Spreading their engagement and message beyond the community turned out to be complex. Indeed, directly sharing the content would destroy the message. Therefore, as I mentioned earlier, the communication within the group was mostly bonding social capital, creating a “shared framework of meanings" among the members of a group rather than "allowing the group to find common ground with others” (Jenkins et al., 2016). But at the same time, their ability to act as a balance in the public sphere gave a space to the government’s critics, brought together the public’s diverse opinion in one conversation that overarched the Tavern’s platform itself. This is rather similar to the observations made by Robert Darnton in his work on the low-cost press and the figure of the pamphleteer. Indeed, just like a pamphlet (a booklet or leaflet containing information or arguments about a single subject) was used in equilibrium against newspaper during the French Revolution, La Taverne acted as the modern-day pamphlet, a blog of sorts against mass media, auto proclaiming itself as the check and balance on mass media for the duration of the election, thus exploiting the general public’s distrust in media to start a ‘conversation’. And in this sense, La Taverne did bridge social capital in its strict definition, but that is a reason for us to revisit the boundaries of the term considering its importance. Indeed, whilst the Tavern should have functioned as antisocial capital because of its highly divisive message, they only functioned as such on their platform. But, outside of their platform, by creating a new alternative sphere within the public sphere, they seemed to have come close to bridging social capital in the public eye.
Their use of coded language such as memes to avoid government—and here mainstream media—was an interesting example in relation to the participatory power of the U.S. Alt-Right and the Patriots’ Tavern. Memes as coded language can surface from multiple subcultures as we saw with Mitt Romney’s presidential campaign and women’s memes on Twitter. The more memes circulate, the more media have to cover it and put it on the news agenda. And although most mainstream media did not trace back the memes or “fake news” to the platform, they reported on the numerous memes spread over Twitter through trolls and bot farms created by the Patriots’ Tavern or by the U.S. Alt-Right. To note here, the memes were not about simplifying the message. On the contrary, the memes were about using their voice and their subcultural fantasy to reach a broader range of people, and to be circulated on different media channels, whether the real meaning reached across or not.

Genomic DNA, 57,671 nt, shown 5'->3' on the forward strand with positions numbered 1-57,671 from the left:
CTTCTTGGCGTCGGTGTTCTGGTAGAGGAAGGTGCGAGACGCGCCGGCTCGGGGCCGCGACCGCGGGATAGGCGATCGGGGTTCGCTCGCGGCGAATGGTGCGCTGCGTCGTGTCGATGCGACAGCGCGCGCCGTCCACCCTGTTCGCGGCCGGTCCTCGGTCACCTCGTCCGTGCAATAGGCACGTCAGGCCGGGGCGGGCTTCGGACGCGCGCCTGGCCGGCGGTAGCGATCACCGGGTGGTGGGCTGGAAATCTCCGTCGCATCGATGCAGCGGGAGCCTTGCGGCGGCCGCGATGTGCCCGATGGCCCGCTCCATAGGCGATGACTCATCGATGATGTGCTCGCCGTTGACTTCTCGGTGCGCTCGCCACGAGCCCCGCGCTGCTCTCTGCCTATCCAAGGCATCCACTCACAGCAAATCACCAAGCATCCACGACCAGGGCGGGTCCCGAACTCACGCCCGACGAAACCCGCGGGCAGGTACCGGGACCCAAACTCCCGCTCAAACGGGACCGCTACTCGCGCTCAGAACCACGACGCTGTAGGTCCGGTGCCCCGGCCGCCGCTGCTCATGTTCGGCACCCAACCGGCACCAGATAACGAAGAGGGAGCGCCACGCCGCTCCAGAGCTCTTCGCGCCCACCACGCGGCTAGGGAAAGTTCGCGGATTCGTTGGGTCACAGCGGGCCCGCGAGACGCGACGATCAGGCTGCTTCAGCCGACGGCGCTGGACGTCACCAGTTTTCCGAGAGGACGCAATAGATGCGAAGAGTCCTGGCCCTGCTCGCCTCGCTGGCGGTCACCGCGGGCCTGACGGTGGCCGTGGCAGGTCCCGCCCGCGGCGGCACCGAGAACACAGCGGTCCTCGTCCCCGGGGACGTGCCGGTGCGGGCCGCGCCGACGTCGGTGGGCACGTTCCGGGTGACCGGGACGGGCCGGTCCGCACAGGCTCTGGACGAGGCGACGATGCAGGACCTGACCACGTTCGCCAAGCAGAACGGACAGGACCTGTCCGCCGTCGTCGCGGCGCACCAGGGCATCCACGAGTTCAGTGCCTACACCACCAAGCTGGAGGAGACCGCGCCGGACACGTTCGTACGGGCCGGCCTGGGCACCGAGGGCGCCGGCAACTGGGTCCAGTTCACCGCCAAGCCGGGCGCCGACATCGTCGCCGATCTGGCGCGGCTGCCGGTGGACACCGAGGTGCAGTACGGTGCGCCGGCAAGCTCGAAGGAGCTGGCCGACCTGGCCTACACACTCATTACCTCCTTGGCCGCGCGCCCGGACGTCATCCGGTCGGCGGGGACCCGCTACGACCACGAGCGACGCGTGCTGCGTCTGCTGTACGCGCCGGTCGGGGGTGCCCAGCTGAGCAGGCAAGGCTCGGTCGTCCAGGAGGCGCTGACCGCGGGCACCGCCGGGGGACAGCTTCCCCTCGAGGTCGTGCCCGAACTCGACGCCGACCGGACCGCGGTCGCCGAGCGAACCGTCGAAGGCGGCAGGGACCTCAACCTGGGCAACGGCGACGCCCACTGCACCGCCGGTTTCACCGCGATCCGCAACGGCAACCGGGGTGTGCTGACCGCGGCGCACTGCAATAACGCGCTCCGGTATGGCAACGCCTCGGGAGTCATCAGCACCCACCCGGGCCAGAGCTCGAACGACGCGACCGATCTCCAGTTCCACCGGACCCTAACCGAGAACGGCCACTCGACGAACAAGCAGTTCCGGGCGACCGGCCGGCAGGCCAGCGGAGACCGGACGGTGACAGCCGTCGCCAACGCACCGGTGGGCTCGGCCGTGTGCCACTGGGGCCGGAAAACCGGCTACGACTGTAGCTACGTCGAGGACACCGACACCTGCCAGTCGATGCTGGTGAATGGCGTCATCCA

A problem that surfaced on the platform was that Patriots’ Tavern would identify with virtual characters rather than real people. The platform’s participants would take on this new avatar identity as they dialogued to keep their identity private. It made them think about issues in sometimes nonrealistic ways (I am basing this on my observation of the platform as I was building an investigative piece for the BBC). That is an issue that has also surfaced with the Harry Potter Alliance and Nerdfighters.
Nonetheless, the U.S. Alt-Right, and more specifically the Patriots’ Tavern, succeeded in creating a space that facilitated cultural reproduction (although it is hard to judge whether the urgency came from the platform itself or from the imminent elections). Nonetheless, in the midst of this urgency, stories were not being told and this group used it to their advantage and that was almost fatal to the French democracy and tainted the U.S. democracy.
Moreover, as I mentioned above, subcultural knowledge was used here to make it harder for outsiders to read what the Patriots’ Tavern was doing on the platform itself. The Harry Potter Alliance and Nerdfighters struggled with this issue as a bug in their approach whereas it was seen as a feature from the point of view of the Patriots’ Tavern. This subcultural knowledge was part of the fantasy in this case—to be part of an underground, something hidden from public scrutiny, and the way this imagined community imagined itself. To understand why this “underground” culture worked better for the Patriots’ Tavern than the U.S. Alt-Right, I look next at the concept of “underground” politics in the French and U.S. political and cultural contexts.
France has a history of forming formal politics through informal ‘underground’ politics. In France, the context around underground politics is one of resistance during World War II, of France resisting the invader and protecting their country. To resist the German agents of the Gestapo, the French Resistance “developed codes, complex communication networks, and security structures to protect members and information” (Wilmoth Lerner, 2004). Most of these groups of resistance were formed by “political parties that the Nazi government had banned earlier” (Wilmoth Lerner, 2004). Hence, these groups were a mixture of informal and formal politics. This is very similar to the Patriots’ Tavern, although their codes are ingrained in the gaming subculture instead, as they are a mixture of young gamers but also members of small political parties and student unions (that are very politicized entities in France). Hence, that would explain why the Patriots have this fantasy of remaining ‘underground’. It gives them the same fame as the French Resistance that, some say, saved France against the German invader.